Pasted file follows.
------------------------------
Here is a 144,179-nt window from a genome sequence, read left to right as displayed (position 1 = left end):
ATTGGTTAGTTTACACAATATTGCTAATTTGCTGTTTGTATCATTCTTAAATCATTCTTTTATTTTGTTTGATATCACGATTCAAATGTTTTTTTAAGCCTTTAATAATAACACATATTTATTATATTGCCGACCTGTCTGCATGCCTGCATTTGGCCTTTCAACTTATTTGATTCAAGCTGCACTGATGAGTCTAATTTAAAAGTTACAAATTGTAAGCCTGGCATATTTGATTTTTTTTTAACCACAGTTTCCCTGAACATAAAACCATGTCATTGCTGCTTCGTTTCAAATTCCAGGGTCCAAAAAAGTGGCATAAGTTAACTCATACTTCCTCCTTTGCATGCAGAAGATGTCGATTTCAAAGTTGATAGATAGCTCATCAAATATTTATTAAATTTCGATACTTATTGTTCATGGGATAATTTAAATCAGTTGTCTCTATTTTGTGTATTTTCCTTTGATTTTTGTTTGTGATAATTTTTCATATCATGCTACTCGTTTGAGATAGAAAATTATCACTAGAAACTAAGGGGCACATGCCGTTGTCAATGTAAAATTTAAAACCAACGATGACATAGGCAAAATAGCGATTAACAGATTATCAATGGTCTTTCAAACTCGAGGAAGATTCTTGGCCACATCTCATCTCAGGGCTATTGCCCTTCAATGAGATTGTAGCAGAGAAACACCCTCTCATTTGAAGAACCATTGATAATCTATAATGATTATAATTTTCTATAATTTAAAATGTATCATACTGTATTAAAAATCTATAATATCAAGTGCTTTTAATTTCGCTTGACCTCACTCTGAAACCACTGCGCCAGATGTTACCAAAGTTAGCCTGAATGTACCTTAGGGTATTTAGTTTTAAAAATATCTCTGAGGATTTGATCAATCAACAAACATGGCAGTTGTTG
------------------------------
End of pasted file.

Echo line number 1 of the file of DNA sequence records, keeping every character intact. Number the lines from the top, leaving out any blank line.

Here is a 144,179-nt window from a genome sequence, read left to right as displayed (position 1 = left end):